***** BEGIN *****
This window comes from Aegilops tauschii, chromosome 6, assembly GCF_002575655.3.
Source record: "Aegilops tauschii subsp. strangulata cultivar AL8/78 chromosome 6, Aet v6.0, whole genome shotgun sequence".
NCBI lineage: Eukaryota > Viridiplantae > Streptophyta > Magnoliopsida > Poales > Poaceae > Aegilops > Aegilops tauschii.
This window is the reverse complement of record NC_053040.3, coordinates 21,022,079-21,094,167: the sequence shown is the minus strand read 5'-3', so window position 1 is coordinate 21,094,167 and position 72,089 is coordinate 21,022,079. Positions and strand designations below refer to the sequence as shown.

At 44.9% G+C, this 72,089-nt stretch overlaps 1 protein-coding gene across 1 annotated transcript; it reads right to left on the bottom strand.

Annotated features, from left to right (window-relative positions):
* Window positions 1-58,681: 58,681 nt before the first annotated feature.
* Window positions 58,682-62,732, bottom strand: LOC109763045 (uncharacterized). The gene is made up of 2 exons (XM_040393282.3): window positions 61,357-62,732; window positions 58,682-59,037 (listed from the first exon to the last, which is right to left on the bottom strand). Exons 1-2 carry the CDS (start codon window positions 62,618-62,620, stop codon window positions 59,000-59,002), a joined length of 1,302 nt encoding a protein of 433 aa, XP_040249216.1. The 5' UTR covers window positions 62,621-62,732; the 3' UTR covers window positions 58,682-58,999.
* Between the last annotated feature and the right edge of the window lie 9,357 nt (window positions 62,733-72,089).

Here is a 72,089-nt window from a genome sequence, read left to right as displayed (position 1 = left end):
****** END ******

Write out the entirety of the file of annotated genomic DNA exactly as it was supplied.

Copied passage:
This window comes from Aegilops tauschii, chromosome 6, assembly GCF_002575655.3.
Source record: "Aegilops tauschii subsp. strangulata cultivar AL8/78 chromosome 6, Aet v6.0, whole genome shotgun sequence".
NCBI lineage: Eukaryota > Viridiplantae > Streptophyta > Magnoliopsida > Poales > Poaceae > Aegilops > Aegilops tauschii.
This window is the reverse complement of record NC_053040.3, coordinates 21,022,079-21,094,167: the sequence shown is the minus strand read 5'-3', so window position 1 is coordinate 21,094,167 and position 72,089 is coordinate 21,022,079. Positions and strand designations below refer to the sequence as shown.

At 44.9% G+C, this 72,089-nt stretch overlaps 1 protein-coding gene across 1 annotated transcript; it reads right to left on the bottom strand.

Annotated features, from left to right (window-relative positions):
* Window positions 1-58,681: 58,681 nt before the first annotated feature.
* Window positions 58,682-62,732, bottom strand: LOC109763045 (uncharacterized). The gene is made up of 2 exons (XM_040393282.3): window positions 61,357-62,732; window positions 58,682-59,037 (listed from the first exon to the last, which is right to left on the bottom strand). Exons 1-2 carry the CDS (start codon window positions 62,618-62,620, stop codon window positions 59,000-59,002), a joined length of 1,302 nt encoding a protein of 433 aa, XP_040249216.1. The 5' UTR covers window positions 62,621-62,732; the 3' UTR covers window positions 58,682-58,999.
* Between the last annotated feature and the right edge of the window lie 9,357 nt (window positions 62,733-72,089).

Here is a 72,089-nt window from a genome sequence, read left to right as displayed (position 1 = left end):